Wednesday, July 6, 2011

Movie News: Spike Lee to Direct Oldboy Remake?

In case you didn't know, there has been an American English language remake of Oldboy in the works for the past couple of years.  Steven Spielberg was attached to direct the remake a couple of years ago with Will Smith attached to star.  Luckily and thankfully that project fell apart after some rights issues got in the way. Film geeks thought the project was forever stuck in development hell after that news broke, but Twitch is now reporting that Spike Lee is the frontrunner to direct the film now.

Spike Lee has been struggling to get his films made lately so this makes sense in a commercial sense for him.  I think that Lee is definitely more of apt choice than Spielberg is, but I just wish that there wasnt a remake in the works at all.  It will now be interesting to see who Lee lines up to star in his film and how it will differ from the original South Korean film.

I can't recommend the original film enough in case you haven't seen it yet.  It is one of the bleakest revenge films ever made with some of the most cynical plot twists.  On top of this, the film also holds a number of truly amazing sequences.  The one take hallway fight scene deserves every bit of love it gets and it's easy to see why the scene became an instant classic.

What do you guys think about Spike Lee directing an Oldboy remake?

Tuesday, July 5, 2011

Tuesday's Trailer: Tremors (1990, Ron Underwood)

Tremors is one of those movies that I rewatched a ton as a kid and that, in my opinion, still holds up incredibly well now.  The premise is fun (alien maneating worms that sense any vibration on the earth's surface) and the mixture of horror/comedy/action is handled extremely well. I also love that all of the effects are done practically and that they still hold up until thix day 21 years later.  Plus, I'm pretty sure that this is the only movie where you can see Reba McEntire as a gun enthusiast who gets a kick out of blowing up giant alien worms.

It's a really fun movie and you can check out the trailer below. 

Monday, July 4, 2011

Happy Independence Day

Happy 4th of July everyone! 

Today is the day that we celebrate our independence, drink beers, bbq, and then watch stuff blow up.  I hope you all have a lot of fun today.  In honor of the holiday I have selected one of the most patriotic moments in all of film history.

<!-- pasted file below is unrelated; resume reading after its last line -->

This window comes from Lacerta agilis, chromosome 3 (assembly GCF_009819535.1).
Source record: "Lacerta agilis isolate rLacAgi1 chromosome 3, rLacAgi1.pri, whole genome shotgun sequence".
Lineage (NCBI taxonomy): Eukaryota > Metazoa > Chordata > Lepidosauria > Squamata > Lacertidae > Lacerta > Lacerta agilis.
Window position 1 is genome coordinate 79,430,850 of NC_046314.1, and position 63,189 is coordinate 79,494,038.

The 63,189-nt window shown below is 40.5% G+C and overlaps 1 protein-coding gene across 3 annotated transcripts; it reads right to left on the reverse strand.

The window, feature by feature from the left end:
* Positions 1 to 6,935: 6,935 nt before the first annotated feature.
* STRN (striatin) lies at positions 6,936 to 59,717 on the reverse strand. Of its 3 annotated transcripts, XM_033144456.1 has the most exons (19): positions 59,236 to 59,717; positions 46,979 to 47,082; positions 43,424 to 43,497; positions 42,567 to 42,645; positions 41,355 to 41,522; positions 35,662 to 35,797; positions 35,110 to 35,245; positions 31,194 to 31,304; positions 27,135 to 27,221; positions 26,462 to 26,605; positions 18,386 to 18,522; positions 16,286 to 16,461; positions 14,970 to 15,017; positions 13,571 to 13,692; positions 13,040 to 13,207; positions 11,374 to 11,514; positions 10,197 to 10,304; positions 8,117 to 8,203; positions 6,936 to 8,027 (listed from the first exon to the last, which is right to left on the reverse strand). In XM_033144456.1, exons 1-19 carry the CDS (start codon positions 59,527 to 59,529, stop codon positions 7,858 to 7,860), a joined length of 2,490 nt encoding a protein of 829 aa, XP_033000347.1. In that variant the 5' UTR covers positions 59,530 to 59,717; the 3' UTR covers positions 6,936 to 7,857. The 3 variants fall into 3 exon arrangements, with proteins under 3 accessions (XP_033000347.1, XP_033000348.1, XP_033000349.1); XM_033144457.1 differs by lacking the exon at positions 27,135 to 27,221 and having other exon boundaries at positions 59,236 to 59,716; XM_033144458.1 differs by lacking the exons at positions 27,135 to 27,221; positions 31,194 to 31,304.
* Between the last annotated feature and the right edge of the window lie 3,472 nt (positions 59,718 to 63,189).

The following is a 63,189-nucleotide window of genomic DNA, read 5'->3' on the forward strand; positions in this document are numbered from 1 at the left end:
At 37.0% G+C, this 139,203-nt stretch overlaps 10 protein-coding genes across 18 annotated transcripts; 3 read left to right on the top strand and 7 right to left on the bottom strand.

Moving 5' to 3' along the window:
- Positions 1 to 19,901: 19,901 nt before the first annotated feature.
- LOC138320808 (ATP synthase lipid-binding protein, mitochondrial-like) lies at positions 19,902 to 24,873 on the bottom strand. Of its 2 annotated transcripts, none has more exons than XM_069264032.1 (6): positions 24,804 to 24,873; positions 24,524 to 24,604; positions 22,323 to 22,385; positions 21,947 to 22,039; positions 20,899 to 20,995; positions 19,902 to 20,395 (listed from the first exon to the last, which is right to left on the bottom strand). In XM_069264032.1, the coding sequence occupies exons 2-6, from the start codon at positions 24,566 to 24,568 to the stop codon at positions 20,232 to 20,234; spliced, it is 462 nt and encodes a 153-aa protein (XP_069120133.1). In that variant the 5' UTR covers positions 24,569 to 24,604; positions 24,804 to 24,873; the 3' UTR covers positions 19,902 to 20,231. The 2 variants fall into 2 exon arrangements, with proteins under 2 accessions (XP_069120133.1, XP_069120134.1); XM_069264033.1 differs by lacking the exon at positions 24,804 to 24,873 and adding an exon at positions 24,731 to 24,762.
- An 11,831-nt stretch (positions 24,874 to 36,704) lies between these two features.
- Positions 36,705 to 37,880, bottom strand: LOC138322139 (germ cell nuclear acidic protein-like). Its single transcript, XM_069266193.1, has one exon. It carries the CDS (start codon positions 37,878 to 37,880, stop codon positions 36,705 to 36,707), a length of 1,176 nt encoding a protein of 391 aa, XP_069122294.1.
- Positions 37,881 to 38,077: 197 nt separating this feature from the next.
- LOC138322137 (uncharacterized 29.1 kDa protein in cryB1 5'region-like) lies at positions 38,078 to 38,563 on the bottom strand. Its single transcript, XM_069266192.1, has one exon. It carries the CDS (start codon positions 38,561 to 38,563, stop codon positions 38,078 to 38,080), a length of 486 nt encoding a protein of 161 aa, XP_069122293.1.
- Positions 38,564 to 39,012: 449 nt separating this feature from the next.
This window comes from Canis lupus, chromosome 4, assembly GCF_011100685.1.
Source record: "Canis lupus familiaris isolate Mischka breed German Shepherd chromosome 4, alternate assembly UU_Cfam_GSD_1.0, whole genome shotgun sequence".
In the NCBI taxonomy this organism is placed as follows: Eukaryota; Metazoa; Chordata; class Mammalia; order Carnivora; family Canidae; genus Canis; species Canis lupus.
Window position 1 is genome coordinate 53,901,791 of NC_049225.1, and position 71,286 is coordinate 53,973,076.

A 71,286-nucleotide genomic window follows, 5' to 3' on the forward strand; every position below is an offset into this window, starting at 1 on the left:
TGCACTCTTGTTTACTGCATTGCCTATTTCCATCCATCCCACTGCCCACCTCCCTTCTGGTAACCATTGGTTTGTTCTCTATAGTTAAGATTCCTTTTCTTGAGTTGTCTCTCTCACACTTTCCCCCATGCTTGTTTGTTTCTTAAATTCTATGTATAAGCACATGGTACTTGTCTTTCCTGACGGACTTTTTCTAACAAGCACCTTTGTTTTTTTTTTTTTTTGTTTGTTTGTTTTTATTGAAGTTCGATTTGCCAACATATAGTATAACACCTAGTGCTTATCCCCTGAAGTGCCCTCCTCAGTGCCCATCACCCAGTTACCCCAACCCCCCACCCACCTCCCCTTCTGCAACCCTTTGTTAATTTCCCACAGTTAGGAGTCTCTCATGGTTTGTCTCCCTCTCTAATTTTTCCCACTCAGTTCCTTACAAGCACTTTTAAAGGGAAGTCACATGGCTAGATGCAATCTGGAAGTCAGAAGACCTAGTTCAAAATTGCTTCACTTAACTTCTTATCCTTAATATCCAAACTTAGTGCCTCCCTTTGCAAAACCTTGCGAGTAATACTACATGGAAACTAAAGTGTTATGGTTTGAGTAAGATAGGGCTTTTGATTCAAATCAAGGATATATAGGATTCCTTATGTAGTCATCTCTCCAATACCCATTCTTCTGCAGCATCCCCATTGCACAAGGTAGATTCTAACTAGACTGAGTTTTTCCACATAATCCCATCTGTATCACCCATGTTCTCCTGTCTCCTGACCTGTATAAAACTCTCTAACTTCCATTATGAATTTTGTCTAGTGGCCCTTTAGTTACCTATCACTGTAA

Go to This!: E.T. and Close Encounters of the Third Kind @ The New Beverly

My favorite theater in all of Southern California is easily The New Beverly over here by La Brea.  The theater constantly programs GREAT double features for the low price of $7 a ticket.  The audience is always passionate, the popcorn is delicious, and the people who work there are extreme film geeks.  It truly is an awesome place.

They will be doing a double feature of two of Spielberg's best films next week on July 10th and 11th with E.T. and Close Encounters of the Third Kind and I bet both films will be great to see on the big screen with a packed audience.  I'm assuming that everyone reading this blog has seen both films already so I won't waste time telling you why both of them are considered true classics.

You can click here to buy your tickets. I'll probably be seeing you there!

Sunday, July 3, 2011

Film Journal: Monterey Pop (1968, D.A. Pennebaker)

Director D.A. Pennebaker's (Don't Look Back) documentary about the 1967 Monterey Pop Music Festival is a true snapshot of the hippie culture.  Not only is the music of the subculture heavily featured but Pennebaker also spends just as much time focusing his camera on the people in the audience as they groove along to the various music acts while looking like "cliche hippies."  It's a pretty incredible portrait of this long gone generation, but it also is a mixed bag for me.

I simply don't get a lot of these music acts and Pennebaker's camera does not cut away for minutes at a time as these abstract rock bands jam out for minutes and minutes to no end.  This makes a certain performance go from cool, to interesting, to boring quickly.  I could tolerate this a little bit, but when I am on minute 7 of a 10 minute sitar solo I start to want to check my watch.

Having said that, some of these performances are absolutely incredible to watch.  The two performances that really stand out for me are Janis Joplin and Ottis Redding's performances.  It's easy to see why both musicians are now considered legends after you see how much they really stand out next to such big name acts like The Who or even Jimi Hendrix.

Speaking of Hendrix - it's also really cool to finally see his iconic performance of Wild Thing where he ends the song by burning his guitar before smashing it to pieces in context.  There really is a unique presence when he is on screen.